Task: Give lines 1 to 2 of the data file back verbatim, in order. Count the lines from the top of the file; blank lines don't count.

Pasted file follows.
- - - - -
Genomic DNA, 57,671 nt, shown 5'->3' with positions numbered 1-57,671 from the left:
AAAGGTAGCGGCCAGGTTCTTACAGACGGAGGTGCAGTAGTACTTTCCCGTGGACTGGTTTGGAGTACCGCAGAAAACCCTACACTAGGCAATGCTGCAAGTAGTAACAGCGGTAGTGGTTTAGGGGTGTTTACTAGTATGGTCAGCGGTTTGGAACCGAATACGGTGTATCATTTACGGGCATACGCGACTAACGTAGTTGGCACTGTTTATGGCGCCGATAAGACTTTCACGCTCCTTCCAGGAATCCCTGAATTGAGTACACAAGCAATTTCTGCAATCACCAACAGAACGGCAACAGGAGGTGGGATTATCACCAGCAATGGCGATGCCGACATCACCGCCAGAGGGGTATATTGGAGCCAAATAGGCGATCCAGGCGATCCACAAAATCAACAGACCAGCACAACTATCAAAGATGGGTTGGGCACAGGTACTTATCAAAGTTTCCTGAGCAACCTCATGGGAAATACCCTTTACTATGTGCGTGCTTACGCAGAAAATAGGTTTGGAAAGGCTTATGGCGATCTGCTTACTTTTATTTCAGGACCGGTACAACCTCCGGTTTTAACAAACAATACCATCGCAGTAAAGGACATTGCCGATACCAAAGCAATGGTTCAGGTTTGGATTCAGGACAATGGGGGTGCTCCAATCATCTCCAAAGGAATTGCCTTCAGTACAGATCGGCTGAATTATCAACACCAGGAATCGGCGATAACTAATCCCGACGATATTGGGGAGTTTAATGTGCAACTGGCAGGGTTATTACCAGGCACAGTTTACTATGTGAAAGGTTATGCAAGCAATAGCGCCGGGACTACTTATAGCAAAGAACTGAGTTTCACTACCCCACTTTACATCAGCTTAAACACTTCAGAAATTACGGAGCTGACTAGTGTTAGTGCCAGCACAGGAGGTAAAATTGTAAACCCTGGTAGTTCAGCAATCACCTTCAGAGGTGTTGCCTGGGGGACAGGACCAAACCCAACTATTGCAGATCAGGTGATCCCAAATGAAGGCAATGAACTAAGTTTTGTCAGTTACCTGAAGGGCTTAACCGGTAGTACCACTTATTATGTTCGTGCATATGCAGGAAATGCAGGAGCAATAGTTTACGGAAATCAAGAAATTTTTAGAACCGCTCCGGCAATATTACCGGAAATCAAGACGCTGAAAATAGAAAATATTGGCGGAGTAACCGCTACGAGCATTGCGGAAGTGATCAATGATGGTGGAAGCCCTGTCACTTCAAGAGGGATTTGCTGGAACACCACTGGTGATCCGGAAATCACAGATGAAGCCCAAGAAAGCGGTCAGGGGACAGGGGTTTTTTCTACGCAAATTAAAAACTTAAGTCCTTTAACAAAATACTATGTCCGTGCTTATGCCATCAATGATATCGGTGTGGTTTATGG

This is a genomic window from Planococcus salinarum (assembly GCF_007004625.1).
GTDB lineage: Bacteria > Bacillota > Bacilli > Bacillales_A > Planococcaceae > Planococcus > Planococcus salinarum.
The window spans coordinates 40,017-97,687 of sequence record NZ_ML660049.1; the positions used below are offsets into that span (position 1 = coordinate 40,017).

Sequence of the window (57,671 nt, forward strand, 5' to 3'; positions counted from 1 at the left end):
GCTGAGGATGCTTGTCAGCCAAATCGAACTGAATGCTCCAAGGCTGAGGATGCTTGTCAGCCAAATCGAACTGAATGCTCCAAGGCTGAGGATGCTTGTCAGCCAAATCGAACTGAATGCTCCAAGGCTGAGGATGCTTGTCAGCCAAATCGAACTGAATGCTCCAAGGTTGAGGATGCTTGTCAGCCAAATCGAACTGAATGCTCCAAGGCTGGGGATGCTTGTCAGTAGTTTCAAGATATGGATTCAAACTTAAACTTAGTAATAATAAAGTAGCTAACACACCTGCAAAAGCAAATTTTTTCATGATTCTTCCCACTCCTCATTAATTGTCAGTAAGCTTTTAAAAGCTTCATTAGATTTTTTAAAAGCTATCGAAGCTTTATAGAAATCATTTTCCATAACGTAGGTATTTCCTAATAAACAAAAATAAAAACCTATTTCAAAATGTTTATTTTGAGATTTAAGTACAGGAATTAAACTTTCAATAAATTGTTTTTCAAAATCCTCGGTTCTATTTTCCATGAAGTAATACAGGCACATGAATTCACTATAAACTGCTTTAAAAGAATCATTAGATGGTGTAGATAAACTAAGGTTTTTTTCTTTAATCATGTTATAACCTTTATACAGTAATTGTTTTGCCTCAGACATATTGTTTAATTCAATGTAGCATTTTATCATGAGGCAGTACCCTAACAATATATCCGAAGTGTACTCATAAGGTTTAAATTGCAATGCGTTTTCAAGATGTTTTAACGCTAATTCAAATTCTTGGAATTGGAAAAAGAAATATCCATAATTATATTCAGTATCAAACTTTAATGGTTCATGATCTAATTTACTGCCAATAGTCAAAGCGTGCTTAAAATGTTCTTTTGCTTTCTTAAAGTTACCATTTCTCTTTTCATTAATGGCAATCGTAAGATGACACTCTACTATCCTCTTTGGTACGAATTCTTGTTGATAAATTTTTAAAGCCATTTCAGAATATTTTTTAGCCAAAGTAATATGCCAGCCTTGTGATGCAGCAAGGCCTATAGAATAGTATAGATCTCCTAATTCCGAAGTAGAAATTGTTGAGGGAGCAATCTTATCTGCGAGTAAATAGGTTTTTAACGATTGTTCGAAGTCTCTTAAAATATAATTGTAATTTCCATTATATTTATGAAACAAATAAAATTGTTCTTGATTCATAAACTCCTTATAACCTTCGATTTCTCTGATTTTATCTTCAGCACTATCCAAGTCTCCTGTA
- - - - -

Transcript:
Genomic DNA, 57,671 nt, shown 5'->3' with positions numbered 1-57,671 from the left:
AAAGGTAGCGGCCAGGTTCTTACAGACGGAGGTGCAGTAGTACTTTCCCGTGGACTGGTTTGGAGTACCGCAGAAAACCCTACACTAGGCAATGCTGCAAGTAGTAACAGCGGTAGTGGTTTAGGGGTGTTTACTAGTATGGTCAGCGGTTTGGAACCGAATACGGTGTATCATTTACGGGCATACGCGACTAACGTAGTTGGCACTGTTTATGGCGCCGATAAGACTTTCACGCTCCTTCCAGGAATCCCTGAATTGAGTACACAAGCAATTTCTGCAATCACCAACAGAACGGCAACAGGAGGTGGGATTATCACCAGCAATGGCGATGCCGACATCACCGCCAGAGGGGTATATTGGAGCCAAATAGGCGATCCAGGCGATCCACAAAATCAACAGACCAGCACAACTATCAAAGATGGGTTGGGCACAGGTACTTATCAAAGTTTCCTGAGCAACCTCATGGGAAATACCCTTTACTATGTGCGTGCTTACGCAGAAAATAGGTTTGGAAAGGCTTATGGCGATCTGCTTACTTTTATTTCAGGACCGGTACAACCTCCGGTTTTAACAAACAATACCATCGCAGTAAAGGACATTGCCGATACCAAAGCAATGGTTCAGGTTTGGATTCAGGACAATGGGGGTGCTCCAATCATCTCCAAAGGAATTGCCTTCAGTACAGATCGGCTGAATTATCAACACCAGGAATCGGCGATAACTAATCCCGACGATATTGGGGAGTTTAATGTGCAACTGGCAGGGTTATTACCAGGCACAGTTTACTATGTGAAAGGTTATGCAAGCAATAGCGCCGGGACTACTTATAGCAAAGAACTGAGTTTCACTACCCCACTTTACATCAGCTTAAACACTTCAGAAATTACGGAGCTGACTAGTGTTAGTGCCAGCACAGGAGGTAAAATTGTAAACCCTGGTAGTTCAGCAATCACCTTCAGAGGTGTTGCCTGGGGGACAGGACCAAACCCAACTATTGCAGATCAGGTGATCCCAAATGAAGGCAATGAACTAAGTTTTGTCAGTTACCTGAAGGGCTTAACCGGTAGTACCACTTATTATGTTCGTGCATATGCAGGAAATGCAGGAGCAATAGTTTACGGAAATCAAGAAATTTTTAGAACCGCTCCGGCAATATTACCGGAAATCAAGACGCTGAAAATAGAAAATATTGGCGGAGTAACCGCTACGAGCATTGCGGAAGTGATCAATGATGGTGGAAGCCCTGTCACTTCAAGAGGGATTTGCTGGAACACCACTGGTGATCCGGAAATCACAGATGAAGCCCAAGAAAGCGGTCAGGGGACAGGGGTTTTTTCTACGCAAATTAAAAACTTAAGTCCTTTAACAAAATACTATGTCCGTGCTTATGCCATCAATGATATCGGTGTGGTTTATGG